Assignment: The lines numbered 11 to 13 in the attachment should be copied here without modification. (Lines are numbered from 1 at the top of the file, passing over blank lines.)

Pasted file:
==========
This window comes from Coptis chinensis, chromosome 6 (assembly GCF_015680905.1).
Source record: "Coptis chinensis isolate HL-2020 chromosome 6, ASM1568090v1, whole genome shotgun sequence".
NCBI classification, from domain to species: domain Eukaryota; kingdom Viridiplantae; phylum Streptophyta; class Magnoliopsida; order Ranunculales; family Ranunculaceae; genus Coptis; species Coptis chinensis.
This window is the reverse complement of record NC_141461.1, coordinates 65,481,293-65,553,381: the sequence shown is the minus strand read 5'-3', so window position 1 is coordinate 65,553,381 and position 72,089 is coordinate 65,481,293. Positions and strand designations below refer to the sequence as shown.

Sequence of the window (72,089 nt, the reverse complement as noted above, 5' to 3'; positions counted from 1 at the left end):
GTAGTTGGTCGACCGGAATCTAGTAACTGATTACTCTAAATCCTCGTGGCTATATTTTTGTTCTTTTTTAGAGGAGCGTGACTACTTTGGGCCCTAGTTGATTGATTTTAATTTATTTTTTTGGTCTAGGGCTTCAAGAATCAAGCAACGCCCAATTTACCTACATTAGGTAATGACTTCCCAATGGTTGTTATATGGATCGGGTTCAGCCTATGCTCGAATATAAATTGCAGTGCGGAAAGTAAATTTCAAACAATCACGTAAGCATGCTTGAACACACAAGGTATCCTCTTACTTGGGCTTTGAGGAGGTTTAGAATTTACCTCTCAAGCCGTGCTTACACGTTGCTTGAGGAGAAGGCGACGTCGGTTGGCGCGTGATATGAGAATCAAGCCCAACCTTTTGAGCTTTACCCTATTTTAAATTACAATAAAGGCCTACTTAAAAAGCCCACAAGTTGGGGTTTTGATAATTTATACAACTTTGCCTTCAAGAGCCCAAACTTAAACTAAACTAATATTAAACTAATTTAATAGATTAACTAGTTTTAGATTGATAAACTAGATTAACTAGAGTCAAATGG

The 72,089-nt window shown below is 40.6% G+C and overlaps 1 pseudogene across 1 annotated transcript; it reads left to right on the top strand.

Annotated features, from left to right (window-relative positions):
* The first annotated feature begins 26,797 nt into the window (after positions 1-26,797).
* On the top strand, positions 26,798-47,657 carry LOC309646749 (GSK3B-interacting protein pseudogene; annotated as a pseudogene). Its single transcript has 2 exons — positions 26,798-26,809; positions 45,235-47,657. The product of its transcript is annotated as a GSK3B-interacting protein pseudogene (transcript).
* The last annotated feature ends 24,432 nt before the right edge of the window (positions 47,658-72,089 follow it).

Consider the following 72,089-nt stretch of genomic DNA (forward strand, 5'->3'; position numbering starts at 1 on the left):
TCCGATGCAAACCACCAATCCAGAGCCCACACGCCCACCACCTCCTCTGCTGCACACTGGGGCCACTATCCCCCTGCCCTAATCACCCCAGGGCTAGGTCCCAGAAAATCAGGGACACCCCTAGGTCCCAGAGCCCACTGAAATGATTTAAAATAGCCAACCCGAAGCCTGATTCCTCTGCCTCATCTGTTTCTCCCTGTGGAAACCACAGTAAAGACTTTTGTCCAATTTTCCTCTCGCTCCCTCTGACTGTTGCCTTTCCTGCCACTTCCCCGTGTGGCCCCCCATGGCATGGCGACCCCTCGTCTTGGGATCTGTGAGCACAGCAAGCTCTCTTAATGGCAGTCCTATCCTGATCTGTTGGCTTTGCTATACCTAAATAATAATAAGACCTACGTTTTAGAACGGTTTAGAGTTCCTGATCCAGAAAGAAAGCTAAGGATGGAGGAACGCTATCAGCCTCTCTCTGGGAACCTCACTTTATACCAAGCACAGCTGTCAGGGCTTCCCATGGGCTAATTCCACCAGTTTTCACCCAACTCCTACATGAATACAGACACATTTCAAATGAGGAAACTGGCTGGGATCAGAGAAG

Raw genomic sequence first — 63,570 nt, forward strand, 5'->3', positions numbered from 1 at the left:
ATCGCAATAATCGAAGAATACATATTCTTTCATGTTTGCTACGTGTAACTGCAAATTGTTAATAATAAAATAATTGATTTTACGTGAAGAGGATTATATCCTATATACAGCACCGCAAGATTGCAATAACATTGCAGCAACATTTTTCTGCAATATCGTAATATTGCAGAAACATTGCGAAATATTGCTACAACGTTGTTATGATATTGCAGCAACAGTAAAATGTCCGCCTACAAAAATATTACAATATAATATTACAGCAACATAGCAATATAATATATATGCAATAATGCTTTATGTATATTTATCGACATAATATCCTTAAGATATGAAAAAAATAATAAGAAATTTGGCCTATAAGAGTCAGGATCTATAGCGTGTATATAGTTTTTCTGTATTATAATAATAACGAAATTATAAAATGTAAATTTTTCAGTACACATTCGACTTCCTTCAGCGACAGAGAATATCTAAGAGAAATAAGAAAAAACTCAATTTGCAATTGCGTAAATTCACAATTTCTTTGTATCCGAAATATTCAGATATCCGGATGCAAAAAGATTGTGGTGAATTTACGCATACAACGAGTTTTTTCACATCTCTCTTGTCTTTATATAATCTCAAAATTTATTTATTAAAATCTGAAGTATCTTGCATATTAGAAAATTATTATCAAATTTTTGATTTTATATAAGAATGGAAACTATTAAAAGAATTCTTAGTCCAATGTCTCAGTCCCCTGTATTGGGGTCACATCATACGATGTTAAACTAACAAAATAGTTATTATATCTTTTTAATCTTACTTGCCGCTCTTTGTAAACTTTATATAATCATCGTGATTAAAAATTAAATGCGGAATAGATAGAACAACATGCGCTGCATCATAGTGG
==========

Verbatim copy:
* The last annotated feature ends 24,432 nt before the right edge of the window (positions 47,658-72,089 follow it).

Consider the following 72,089-nt stretch of genomic DNA (forward strand, 5'->3'; position numbering starts at 1 on the left):
TCCGATGCAAACCACCAATCCAGAGCCCACACGCCCACCACCTCCTCTGCTGCACACTGGGGCCACTATCCCCCTGCCCTAATCACCCCAGGGCTAGGTCCCAGAAAATCAGGGACACCCCTAGGTCCCAGAGCCCACTGAAATGATTTAAAATAGCCAACCCGAAGCCTGATTCCTCTGCCTCATCTGTTTCTCCCTGTGGAAACCACAGTAAAGACTTTTGTCCAATTTTCCTCTCGCTCCCTCTGACTGTTGCCTTTCCTGCCACTTCCCCGTGTGGCCCCCCATGGCATGGCGACCCCTCGTCTTGGGATCTGTGAGCACAGCAAGCTCTCTTAATGGCAGTCCTATCCTGATCTGTTGGCTTTGCTATACCTAAATAATAATAAGACCTACGTTTTAGAACGGTTTAGAGTTCCTGATCCAGAAAGAAAGCTAAGGATGGAGGAACGCTATCAGCCTCTCTCTGGGAACCTCACTTTATACCAAGCACAGCTGTCAGGGCTTCCCATGGGCTAATTCCACCAGTTTTCACCCAACTCCTACATGAATACAGACACATTTCAAATGAGGAAACTGGCTGGGATCAGAGAAG